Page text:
Elaborately decorated posy ring, with messages of love and affection 

Gold band, flat on the interior, chased and engraved on the exterior with alternating hearts and rosette motifs. The centerpiece shows two cuffed right hands clasped together holding a heart. Inscribed inside the band in italic script: ‘For love not valer’. Traces of enamel have survived. The ring shows signs of wear through age and is in good wearable condition.

The maker’s mark in rectangular punch inside the hoop has the initials ‘SW’, slightly indistinct due to the punch within the curvature of the hoop. 


Messages of romantic love on jewelry, and mottoes or inscriptions on plain gold bands go back to the Middle Ages. Beginning in the thirteenth century, ring brooches and rings were given as love tokens and the language of love was expressed in words and amatory motifs. 

Each element of this ring expresses love and affection, as well as the union of marriage. The clasped hands or ‘mani in fede’ (Italian term for hands in faith), is a motif derived from the Roman ritual of the joining of the right hands during the betrothal ceremony known as dextrarum iunctio. The right hand was considered to be sacred to Fides, the goddess of trust and good faith.  The clasped hands as a symbol of love and marriage has continued in both the ceremony and rings through the centuries, even today, see: Chadour-Sampson/Hindman 2016, nos. 20-1 for gimmel fede rings, and about the ritual Chadour-Sampson, Beatriz. The Power of Love, Jewels, Romance, Eternity, Unicorn, London, pp. 15 ff. 

The alternating hearts and rosettes underline the love message concealed inside the hoop ‘For love not valer’, only to be known by the giver and recipient. The posy declares that the bond of love is more important than wealth. For similarly ornate examples of posy rings with clasped hands motif, cf. two examples in the Griffin Collection (Scarisbrick 2021, nos. 40, 63) and for the ring type Lindahl 2003, no. 258.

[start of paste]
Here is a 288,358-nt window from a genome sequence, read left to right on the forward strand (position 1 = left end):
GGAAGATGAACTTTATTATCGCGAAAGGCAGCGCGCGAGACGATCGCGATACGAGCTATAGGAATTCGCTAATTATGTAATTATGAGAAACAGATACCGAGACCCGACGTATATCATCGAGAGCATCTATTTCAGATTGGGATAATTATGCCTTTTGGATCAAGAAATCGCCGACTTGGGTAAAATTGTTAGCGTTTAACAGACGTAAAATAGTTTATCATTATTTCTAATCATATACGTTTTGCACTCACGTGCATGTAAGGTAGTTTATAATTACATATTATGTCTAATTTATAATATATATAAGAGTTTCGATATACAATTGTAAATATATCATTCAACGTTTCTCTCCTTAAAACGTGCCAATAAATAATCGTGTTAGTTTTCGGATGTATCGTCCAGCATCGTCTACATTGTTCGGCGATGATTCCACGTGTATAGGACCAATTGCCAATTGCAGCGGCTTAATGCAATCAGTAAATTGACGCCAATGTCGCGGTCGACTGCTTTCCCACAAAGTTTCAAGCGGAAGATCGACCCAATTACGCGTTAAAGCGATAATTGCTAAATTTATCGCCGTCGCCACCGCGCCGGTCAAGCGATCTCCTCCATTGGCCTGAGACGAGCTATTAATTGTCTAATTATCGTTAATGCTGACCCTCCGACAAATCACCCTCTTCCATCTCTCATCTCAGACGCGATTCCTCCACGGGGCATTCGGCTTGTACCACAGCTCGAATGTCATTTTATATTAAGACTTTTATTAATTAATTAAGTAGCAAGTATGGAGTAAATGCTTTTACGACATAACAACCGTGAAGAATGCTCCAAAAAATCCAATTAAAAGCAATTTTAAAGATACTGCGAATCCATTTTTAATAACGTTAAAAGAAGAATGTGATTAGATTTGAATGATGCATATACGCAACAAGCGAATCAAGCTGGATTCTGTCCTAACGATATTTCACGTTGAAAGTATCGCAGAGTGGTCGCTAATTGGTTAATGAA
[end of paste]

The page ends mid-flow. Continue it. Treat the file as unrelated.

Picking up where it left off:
This fede ring is also a highly elaborate form of posy ring, which are usually simple gold bands with inscription.  ‘Posy rings’, their name deriving from the term poésie or poetry, are rings with mottoes either in prose or verse. They find mention in plays by William Shakespeare, such as Hamlet and the Merchant of Venice and throughout the seventeenth and eighteenth centuries posy rings enjoyed great popularity. These were traditionally exchanged between friends, relatives and lovers, or given as betrothal or wedding rings.

For a history of posy rings with extensive examples ranging from the medieval period to the eighteenth century, see: Scarisbrick 2021 and further information on posies: Evans, 1931; Anon., A Garland of Love: A Collection of Posy-Ring Mottoes, London 1907; Dalton 1912, pp. 174 ff.; Scarisbrick 2007, pp. 74 ff., Taylor and Scarisbrick 1978; Oman 1974, pp. 39 ff.


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